Saturday, 25 January 2014

Naruto 3-in-1: volumes 16-17-18 review

Naruto is one of my favourite manga series of all times. It’s also one of the first manga I’ve ever read. It all started when I was in grade 7 or 8, when Shonen Jump was first published here in Canada. I had a friend who would buy every single issue and because he was a kind and generous person he lent it to me every single time. He would read it first and because he knew I wanted to read it after him, he would hurry up and read it as fast as he could which was a big deal because he read slowly. I love all of the series in the first couple of years of Shonen Jump except for Yu-Gi-Oh!.

When I move out of my home town I kept on reading Naruto because I love nearly everything about it. In the last couple of years Viz has been publishing 3-in-1 omnibus editions of popular manga series that have several dozens of volumes. I’ve been collection One Piece and Naruto. I’ve also been interesting in picking up Full Metal Alchemist as I really liked the first anime but I’ll wait until I’ve finished buying a few other series I’ve got on the go. Before the 3-in-1 publications began appearing in bookstores, I haven’t read Naruto in about three years. It’s been great to be able to revisit the series and fall in love with it all over again.

I haven’t reviewed any of the previous 3-in-1 volumes and but I might at a later date. Right now I just want to talk about the greatness to be found in volumes 16, 17 and 18. I find that long shonen series have a cyclical nature to them. Single issues or chapters build saga or story arcs which make up the huge story of the entire series. The story arcs in Naruto aren’t as clearly defined as they are in other series (Dragon Ball or One Piece are good examples) but it’s still part of the overall structure of the series. Because of the differences in style and narrative technique between comics and manga, I generally consider manga to be a quicker read than comics. The storytelling, the art style and the publication format all seem to indicate that. Contrary to my dislike of excessive decompression in comic book, I do not feel the same way towards manga which regularly uses decompression, particularly shonen manga. I find manga can sometimes be disappointing to read if you’re reading in the monthly format or the collections. The monthly format of Shonen Jump just doesn’t have enough content to truly satisfy and stories can take forever to come to a conclusion. I remember being surprised by the small number of chapters it took to tell the story of Buggy the Clown and the cat pirate captain in One Piece. It felt like they took forever when I first read them in Shonen Jump. Reading shonen manga in volume can also be frustrating when you’re waiting months for the next volume to be published (I’m thinking of you 20th Century Boys) but that doesn’t really matter if you have several volumes and you’re reading them all at the same time but eventually, you will be all caught up.

Reading the stories in the 3-in-1 editions isn’t nearly as frustrating. For one, I’ve already read all of these Naruto stories so I know what’s coming up. It’s also nice because of the amount of story you’re getting in one chunk. The 3-in-1 editions come in at 500 to 600 pages. Depending on the pace of the stories, a single omnibus edition can contain most or all of a story arc. With the sixth omnibus edition, containing volumes 16, 17 and 18, Masashi Kishimoto ends the storyline from the previous volumes, setups the plot for future stories while telling an epilogue and preparing the groundwork for the next story arc. The stories of volume 18 are the first chapters from the next storyline. For a bit of perspective, volume 16 ends the attack on Konoha, has parts of the aftermath, includes Kakashi’s decisions on Naruto and Sasuke’s training and introduces the Akatsuki. Volume 17 is the transition volume. It includes the continuation of Jiraiya’s training with Naruto, the continuing story of Orochimaru and the beginning of the search for Tsunade. The last volume, volume 18, includes the meeting of the Three Legendary Shinobi thus really kicking off the next storyline and it also includes more of Naruto’s training. That’s a lot of story!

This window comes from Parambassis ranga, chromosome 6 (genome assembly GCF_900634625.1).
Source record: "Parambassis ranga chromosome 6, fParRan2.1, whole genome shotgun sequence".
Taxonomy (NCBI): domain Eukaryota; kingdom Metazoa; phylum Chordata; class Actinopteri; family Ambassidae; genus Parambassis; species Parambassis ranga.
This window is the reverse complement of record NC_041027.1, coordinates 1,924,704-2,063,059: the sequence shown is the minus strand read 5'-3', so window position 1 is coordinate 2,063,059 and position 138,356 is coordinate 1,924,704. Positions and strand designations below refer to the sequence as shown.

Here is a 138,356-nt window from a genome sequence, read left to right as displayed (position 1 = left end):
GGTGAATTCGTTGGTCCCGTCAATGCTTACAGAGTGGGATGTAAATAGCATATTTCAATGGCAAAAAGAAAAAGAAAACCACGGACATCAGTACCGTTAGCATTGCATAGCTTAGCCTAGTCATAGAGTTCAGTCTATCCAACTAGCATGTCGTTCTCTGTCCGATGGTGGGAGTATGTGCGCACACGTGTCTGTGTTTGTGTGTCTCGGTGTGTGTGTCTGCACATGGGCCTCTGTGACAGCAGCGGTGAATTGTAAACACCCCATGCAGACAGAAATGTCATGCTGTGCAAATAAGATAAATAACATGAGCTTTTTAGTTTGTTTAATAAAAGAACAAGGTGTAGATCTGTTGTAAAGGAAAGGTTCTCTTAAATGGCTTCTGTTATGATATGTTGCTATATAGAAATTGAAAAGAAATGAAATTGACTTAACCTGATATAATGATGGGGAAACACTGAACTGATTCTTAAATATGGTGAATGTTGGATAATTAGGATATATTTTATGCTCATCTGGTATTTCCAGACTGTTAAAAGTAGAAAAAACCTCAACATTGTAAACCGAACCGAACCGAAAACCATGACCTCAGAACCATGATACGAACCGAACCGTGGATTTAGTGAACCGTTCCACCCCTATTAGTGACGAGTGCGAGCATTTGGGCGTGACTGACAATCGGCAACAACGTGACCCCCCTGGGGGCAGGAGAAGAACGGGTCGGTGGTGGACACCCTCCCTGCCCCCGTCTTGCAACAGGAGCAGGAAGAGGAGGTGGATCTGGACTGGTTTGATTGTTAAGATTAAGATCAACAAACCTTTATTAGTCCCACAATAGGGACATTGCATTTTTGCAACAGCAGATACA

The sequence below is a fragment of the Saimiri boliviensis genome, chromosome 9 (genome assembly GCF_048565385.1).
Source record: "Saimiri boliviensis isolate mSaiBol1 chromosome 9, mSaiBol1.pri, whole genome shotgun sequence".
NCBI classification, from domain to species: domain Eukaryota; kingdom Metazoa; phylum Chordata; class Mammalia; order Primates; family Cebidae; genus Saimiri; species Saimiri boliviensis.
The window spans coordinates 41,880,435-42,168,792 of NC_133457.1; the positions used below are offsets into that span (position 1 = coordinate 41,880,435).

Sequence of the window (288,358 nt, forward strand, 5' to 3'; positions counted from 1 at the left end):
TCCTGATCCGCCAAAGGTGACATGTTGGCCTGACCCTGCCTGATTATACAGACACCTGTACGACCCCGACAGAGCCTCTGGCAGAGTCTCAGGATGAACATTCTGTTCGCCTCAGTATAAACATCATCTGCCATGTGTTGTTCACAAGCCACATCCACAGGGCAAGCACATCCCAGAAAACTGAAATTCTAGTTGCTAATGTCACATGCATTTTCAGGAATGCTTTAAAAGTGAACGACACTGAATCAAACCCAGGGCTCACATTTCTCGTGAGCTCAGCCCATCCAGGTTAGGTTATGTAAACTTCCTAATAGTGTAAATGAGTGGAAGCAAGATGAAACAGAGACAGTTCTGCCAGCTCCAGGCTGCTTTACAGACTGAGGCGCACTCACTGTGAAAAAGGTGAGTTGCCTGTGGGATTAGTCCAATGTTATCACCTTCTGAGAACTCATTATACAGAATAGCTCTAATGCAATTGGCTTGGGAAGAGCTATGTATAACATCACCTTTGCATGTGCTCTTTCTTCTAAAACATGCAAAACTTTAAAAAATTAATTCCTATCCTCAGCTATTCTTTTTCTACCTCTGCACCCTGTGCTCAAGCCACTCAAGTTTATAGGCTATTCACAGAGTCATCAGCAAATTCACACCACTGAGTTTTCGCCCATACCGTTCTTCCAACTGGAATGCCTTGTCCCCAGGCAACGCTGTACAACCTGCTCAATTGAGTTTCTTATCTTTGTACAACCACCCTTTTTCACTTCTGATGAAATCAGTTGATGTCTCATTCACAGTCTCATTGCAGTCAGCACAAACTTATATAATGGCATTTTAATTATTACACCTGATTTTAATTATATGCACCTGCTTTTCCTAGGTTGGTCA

I love the Three Legendary Shinobi because it adds so much depth and history to the world of Naruto. I also really love the parallels between the multiple generations of ninjas of Konoha village. Kishimoto does an excellent job of using his flashbacks to add depth to characters and story. The sheer amount of story included in this omnibus is just one of the many reason to love it. The story is supported by great action and the art which has changed a bit since the series began is still very, very good. The amount of detail that goes into the series is great and it’s one of the series strength that the action, characters and backgrounds are clear and easy to read despite the detail and the black and white art. If you’ve been avoiding these omnibus editions, you should really give them a look. The two series I collect have more than convinced me this is the way to read long running shonen series.

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